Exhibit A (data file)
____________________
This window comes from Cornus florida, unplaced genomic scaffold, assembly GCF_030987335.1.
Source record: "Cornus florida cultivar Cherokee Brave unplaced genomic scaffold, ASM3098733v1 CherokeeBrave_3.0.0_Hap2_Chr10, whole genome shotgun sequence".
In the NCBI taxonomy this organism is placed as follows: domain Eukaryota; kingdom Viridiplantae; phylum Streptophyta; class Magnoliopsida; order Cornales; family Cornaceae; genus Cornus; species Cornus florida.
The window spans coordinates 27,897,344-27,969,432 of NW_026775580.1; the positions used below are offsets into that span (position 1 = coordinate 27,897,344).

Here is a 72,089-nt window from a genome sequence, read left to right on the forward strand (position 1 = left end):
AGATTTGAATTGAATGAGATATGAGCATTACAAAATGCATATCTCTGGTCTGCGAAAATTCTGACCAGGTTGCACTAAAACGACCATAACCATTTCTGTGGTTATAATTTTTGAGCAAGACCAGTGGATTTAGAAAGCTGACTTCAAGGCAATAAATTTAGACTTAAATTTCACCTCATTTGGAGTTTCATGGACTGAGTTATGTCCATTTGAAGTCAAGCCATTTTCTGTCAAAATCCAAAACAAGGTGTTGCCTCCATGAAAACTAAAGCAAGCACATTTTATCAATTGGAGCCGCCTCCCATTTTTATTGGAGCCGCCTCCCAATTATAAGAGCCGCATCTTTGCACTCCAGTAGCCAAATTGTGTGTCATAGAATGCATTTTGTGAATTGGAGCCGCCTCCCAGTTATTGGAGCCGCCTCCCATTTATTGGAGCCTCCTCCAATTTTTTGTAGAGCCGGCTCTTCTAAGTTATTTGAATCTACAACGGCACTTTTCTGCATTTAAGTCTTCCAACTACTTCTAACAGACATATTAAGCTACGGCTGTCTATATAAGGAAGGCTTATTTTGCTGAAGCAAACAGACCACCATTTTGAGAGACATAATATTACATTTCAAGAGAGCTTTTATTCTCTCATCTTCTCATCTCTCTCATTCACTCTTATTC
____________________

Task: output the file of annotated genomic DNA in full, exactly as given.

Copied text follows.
This window comes from Cornus florida, unplaced genomic scaffold, assembly GCF_030987335.1.
Source record: "Cornus florida cultivar Cherokee Brave unplaced genomic scaffold, ASM3098733v1 CherokeeBrave_3.0.0_Hap2_Chr10, whole genome shotgun sequence".
In the NCBI taxonomy this organism is placed as follows: domain Eukaryota; kingdom Viridiplantae; phylum Streptophyta; class Magnoliopsida; order Cornales; family Cornaceae; genus Cornus; species Cornus florida.
The window spans coordinates 27,897,344-27,969,432 of NW_026775580.1; the positions used below are offsets into that span (position 1 = coordinate 27,897,344).

Here is a 72,089-nt window from a genome sequence, read left to right on the forward strand (position 1 = left end):
AGATTTGAATTGAATGAGATATGAGCATTACAAAATGCATATCTCTGGTCTGCGAAAATTCTGACCAGGTTGCACTAAAACGACCATAACCATTTCTGTGGTTATAATTTTTGAGCAAGACCAGTGGATTTAGAAAGCTGACTTCAAGGCAATAAATTTAGACTTAAATTTCACCTCATTTGGAGTTTCATGGACTGAGTTATGTCCATTTGAAGTCAAGCCATTTTCTGTCAAAATCCAAAACAAGGTGTTGCCTCCATGAAAACTAAAGCAAGCACATTTTATCAATTGGAGCCGCCTCCCATTTTTATTGGAGCCGCCTCCCAATTATAAGAGCCGCATCTTTGCACTCCAGTAGCCAAATTGTGTGTCATAGAATGCATTTTGTGAATTGGAGCCGCCTCCCAGTTATTGGAGCCGCCTCCCATTTATTGGAGCCTCCTCCAATTTTTTGTAGAGCCGGCTCTTCTAAGTTATTTGAATCTACAACGGCACTTTTCTGCATTTAAGTCTTCCAACTACTTCTAACAGACATATTAAGCTACGGCTGTCTATATAAGGAAGGCTTATTTTGCTGAAGCAAACAGACCACCATTTTGAGAGACATAATATTACATTTCAAGAGAGCTTTTATTCTCTCATCTTCTCATCTCTCTCATTCACTCTTATTC